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October 27, 1954 (Nagoya)
November 3, 1954 (Japan)

Godzilla (Japanese: ゴジラ, Hepburn: Gojira) is a 1954 Japanese kaiju film directed by Ishirō Honda, with special effects by Eiji Tsuburaya. Produced and distributed by Toho Co., Ltd, it is the first film in the Godzilla franchise and the Shōwa era. The film stars Akira Takarada, Momoko Kōchi, Akihiko Hirata, and Takashi Shimura, with Haruo Nakajima and Katsumi Tezuka as Godzilla. In the film, Japan's authorities deal with the sudden appearance of a giant monster, whose attacks trigger fears of nuclear holocaust during post-war Japan.

Godzilla entered production after a Japanese-Indonesian co-production collapsed. Tsuburaya originally opted for a giant octopus before the filmmakers decided on a dinosaur-inspired creature. Godzilla pioneered a form of special effects called suitmation, in which a stunt performer wearing a suit interacts with miniature sets. Principal photography lasted 51 days, and special effects photography lasted 71 days.

Godzilla was theatrically released in Japan on November 3, 1954, and grossed ¥183,000,000 (equivalent to ¥1,130,160,652 in 2019) during its original theatrical run. In 1956, a heavily re-edited "Americanized" version, titled Godzilla, King of the Monsters! was released in the United States. The film spawned a multimedia franchise, being recognized by Guinness World Records as the longest-running film franchise in history. The character Godzilla has since become an international pop culture icon. The film and Tsuburaya have been largely credited for establishing the template for tokusatsu media. Since its release, the film has been regarded as a cinematic achievement and one of the best monster films ever made.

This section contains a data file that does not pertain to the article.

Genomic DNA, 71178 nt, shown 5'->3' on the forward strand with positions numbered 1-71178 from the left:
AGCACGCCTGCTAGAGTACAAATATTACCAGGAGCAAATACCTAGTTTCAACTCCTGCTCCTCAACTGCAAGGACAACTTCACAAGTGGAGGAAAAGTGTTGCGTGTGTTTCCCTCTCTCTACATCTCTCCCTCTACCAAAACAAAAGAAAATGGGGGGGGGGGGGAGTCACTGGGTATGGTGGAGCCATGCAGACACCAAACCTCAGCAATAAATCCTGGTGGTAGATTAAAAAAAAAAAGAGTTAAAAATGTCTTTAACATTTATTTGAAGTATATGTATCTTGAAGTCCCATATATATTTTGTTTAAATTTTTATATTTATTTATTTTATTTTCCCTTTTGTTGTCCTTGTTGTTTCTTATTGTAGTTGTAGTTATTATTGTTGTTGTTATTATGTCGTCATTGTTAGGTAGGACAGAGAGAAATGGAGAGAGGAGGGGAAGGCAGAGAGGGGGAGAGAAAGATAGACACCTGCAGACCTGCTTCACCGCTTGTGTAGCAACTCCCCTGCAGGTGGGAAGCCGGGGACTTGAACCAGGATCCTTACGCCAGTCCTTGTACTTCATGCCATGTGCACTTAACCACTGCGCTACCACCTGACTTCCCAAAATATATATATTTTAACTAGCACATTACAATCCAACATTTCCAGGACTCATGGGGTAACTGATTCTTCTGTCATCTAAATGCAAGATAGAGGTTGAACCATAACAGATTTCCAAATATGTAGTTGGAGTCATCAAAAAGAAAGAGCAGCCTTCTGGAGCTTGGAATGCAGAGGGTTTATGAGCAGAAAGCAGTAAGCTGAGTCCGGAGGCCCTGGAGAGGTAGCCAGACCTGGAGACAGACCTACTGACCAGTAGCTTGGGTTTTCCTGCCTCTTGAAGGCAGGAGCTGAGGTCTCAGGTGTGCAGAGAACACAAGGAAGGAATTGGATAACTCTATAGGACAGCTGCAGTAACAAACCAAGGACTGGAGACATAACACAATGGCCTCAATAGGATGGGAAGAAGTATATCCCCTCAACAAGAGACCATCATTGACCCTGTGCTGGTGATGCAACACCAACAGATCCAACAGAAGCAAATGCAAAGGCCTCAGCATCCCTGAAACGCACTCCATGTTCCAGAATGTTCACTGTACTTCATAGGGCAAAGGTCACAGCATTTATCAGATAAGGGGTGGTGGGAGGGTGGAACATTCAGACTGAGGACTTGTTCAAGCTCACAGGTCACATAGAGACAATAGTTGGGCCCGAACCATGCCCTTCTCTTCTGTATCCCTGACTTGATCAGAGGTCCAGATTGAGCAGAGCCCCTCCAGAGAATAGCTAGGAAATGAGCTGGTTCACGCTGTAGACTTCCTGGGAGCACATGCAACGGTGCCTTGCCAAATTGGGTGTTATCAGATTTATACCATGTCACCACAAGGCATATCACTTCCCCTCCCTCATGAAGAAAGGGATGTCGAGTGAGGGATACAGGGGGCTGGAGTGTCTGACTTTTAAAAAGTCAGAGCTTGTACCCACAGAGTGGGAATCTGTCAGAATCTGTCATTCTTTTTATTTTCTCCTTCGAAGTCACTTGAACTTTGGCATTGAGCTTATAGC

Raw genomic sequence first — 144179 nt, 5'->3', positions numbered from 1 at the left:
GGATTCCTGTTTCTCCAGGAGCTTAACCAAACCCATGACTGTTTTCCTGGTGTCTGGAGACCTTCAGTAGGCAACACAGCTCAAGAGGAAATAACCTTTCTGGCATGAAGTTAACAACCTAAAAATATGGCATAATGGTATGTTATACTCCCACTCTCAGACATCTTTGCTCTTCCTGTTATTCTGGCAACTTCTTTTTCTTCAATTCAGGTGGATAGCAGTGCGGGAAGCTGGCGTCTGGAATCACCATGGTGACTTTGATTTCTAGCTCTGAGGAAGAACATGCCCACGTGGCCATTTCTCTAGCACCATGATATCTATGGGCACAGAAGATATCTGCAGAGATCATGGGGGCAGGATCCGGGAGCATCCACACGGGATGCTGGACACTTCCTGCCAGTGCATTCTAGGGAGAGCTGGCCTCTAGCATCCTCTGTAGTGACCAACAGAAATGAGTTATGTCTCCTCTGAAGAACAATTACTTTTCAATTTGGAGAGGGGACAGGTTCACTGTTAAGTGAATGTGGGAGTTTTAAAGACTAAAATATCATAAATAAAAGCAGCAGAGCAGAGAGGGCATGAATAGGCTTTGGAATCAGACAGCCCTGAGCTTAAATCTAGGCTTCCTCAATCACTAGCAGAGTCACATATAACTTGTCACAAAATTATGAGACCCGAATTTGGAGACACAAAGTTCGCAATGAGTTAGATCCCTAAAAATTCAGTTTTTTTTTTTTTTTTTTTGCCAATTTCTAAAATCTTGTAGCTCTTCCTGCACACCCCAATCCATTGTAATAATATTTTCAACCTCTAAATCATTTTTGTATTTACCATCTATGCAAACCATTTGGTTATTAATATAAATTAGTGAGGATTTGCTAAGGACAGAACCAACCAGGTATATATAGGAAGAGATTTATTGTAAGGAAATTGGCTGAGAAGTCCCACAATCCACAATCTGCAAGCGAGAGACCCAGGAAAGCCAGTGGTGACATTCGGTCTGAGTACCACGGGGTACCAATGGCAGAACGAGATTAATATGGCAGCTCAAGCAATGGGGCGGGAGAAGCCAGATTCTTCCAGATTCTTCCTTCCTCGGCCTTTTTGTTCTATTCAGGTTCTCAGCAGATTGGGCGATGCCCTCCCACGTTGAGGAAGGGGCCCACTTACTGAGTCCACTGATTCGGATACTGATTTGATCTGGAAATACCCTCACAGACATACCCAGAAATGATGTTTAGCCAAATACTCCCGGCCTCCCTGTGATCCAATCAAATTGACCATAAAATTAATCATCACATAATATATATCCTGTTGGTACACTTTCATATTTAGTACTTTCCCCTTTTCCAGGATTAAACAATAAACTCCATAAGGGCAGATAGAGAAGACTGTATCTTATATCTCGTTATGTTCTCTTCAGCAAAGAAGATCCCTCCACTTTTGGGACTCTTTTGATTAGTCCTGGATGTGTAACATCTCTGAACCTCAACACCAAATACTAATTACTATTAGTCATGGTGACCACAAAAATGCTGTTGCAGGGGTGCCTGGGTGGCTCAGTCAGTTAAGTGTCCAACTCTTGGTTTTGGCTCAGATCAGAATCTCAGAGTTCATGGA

A giant flamethrower monster terrorizes Japan after an atomic bomb awakens it after being asleep for several centuries.

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